Imperial China's Last Classical Academies: Social Change in the Lower Yangzi, 1864-1911

By Barry C. Keenan | Go to book overview

CHAPTER SIX
Power and Conflict: Jiangsu’s Local
Educated Elite, 1906–1911

The unprecedented formation of community and privately funded public schools from 1901 to 1906 in Jiangsu province was managed by the swollen local educated elite generated largely by the expansion of local education in Jiangsu after 1864. But local conflicts and abuses abounded in the five years after 1906. The lack of firm centralized controls over proliferating local institutions generated confusion and increased local dissatisfaction. The extraction of the provincial directors of education from each province in 1906, in particular, invited conflicts among sections of provinces and between different social status groups, while setting up competition for inadequate resources that had previously been resolved according to the ground rules set by the office of the provincial director of education.


The Local Power of Jiangsu’s Educated Elite

As in Guangdong province, the expansion of gentry-financed schools after 1904 served the immediate needs of families for whom education promised success.1 But the poor in Jiangsu had also gradually to be served by new public schools, the funding for which had to be found locally. New and often unwanted forms of local taxation, affecting farmers as well as merchants, were tried. Confiscation of religious property for school use further pitted directors of local Offices to Encourage Education against local interest groups.2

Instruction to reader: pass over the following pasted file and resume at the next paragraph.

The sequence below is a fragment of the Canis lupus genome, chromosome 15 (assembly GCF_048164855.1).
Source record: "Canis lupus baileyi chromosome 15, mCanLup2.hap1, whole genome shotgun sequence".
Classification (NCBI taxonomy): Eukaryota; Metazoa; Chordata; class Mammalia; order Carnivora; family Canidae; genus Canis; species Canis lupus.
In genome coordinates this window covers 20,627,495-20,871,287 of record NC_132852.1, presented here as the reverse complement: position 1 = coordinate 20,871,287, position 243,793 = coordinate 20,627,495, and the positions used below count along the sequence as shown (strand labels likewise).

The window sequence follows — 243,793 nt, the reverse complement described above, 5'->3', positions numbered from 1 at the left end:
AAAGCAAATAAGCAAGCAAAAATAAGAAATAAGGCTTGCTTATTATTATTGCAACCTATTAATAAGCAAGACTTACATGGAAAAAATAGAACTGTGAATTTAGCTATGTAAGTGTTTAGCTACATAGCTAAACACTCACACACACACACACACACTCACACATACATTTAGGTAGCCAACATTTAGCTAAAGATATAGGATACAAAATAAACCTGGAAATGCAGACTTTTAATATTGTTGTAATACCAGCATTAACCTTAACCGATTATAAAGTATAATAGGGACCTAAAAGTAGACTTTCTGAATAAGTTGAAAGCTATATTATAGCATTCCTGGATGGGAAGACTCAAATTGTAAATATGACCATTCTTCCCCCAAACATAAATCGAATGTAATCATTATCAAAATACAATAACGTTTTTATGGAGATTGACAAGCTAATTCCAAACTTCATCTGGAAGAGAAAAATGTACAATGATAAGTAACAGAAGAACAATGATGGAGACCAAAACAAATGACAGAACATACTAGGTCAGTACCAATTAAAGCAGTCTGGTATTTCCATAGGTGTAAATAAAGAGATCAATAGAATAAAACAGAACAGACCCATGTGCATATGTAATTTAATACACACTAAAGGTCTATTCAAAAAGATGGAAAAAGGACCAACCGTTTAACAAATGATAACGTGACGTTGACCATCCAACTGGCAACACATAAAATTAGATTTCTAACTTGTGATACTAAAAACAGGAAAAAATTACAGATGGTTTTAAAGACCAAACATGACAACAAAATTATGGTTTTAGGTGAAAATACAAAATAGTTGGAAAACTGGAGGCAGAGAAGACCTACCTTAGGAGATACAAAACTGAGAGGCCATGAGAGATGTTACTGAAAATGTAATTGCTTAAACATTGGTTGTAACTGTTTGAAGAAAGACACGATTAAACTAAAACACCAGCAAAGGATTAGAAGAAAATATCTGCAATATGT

1 Rhoads, Republican Revolution, 76.

2 See Borthwick, Education, 103; Philip Kuhn, “The Development of Local Government,” in The Cambridge History of China, ed. John Fairbank and Albert Feuerwerker, 13:340; Wang Shuhuai, Qingmo Minchu Jiangsu sheng de xinshi jiaoyu, in Zhongyang yanjiu yuan guoji Hanxue huiyi lunwen ji, 263ff.

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